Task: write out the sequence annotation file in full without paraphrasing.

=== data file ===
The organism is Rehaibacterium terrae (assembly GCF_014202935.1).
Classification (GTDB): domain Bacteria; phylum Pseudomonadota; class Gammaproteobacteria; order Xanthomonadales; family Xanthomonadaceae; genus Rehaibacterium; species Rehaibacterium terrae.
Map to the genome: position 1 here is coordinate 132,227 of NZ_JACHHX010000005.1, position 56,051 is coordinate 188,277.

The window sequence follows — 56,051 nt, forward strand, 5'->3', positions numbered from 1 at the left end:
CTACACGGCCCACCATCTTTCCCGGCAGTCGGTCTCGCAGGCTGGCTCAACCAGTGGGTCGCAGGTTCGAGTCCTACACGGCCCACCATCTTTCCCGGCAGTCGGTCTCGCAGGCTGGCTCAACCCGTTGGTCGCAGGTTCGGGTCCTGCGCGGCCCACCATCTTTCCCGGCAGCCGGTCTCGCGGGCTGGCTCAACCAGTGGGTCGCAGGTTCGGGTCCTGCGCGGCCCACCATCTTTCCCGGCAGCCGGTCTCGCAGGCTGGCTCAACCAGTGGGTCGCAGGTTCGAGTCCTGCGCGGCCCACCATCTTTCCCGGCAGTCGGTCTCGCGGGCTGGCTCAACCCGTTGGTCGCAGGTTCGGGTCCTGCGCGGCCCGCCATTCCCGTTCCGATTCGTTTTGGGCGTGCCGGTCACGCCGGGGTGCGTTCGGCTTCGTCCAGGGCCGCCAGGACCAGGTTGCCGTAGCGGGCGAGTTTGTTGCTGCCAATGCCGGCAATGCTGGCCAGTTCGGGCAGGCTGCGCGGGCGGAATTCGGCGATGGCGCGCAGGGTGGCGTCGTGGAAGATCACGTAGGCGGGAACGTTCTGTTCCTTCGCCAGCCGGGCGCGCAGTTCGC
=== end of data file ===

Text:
The organism is Rehaibacterium terrae (assembly GCF_014202935.1).
Classification (GTDB): domain Bacteria; phylum Pseudomonadota; class Gammaproteobacteria; order Xanthomonadales; family Xanthomonadaceae; genus Rehaibacterium; species Rehaibacterium terrae.
Map to the genome: position 1 here is coordinate 132,227 of NZ_JACHHX010000005.1, position 56,051 is coordinate 188,277.

The window sequence follows — 56,051 nt, forward strand, 5'->3', positions numbered from 1 at the left end:
CTACACGGCCCACCATCTTTCCCGGCAGTCGGTCTCGCAGGCTGGCTCAACCAGTGGGTCGCAGGTTCGAGTCCTACACGGCCCACCATCTTTCCCGGCAGTCGGTCTCGCAGGCTGGCTCAACCCGTTGGTCGCAGGTTCGGGTCCTGCGCGGCCCACCATCTTTCCCGGCAGCCGGTCTCGCGGGCTGGCTCAACCAGTGGGTCGCAGGTTCGGGTCCTGCGCGGCCCACCATCTTTCCCGGCAGCCGGTCTCGCAGGCTGGCTCAACCAGTGGGTCGCAGGTTCGAGTCCTGCGCGGCCCACCATCTTTCCCGGCAGTCGGTCTCGCGGGCTGGCTCAACCCGTTGGTCGCAGGTTCGGGTCCTGCGCGGCCCGCCATTCCCGTTCCGATTCGTTTTGGGCGTGCCGGTCACGCCGGGGTGCGTTCGGCTTCGTCCAGGGCCGCCAGGACCAGGTTGCCGTAGCGGGCGAGTTTGTTGCTGCCAATGCCGGCAATGCTGGCCAGTTCGGGCAGGCTGCGCGGGCGGAATTCGGCGATGGCGCGCAGGGTGGCGTCGTGGAAGATCACGTAGGCGGGAACGTTCTGTTCCTTCGCCAGCCGGGCGCGCAGTTCGC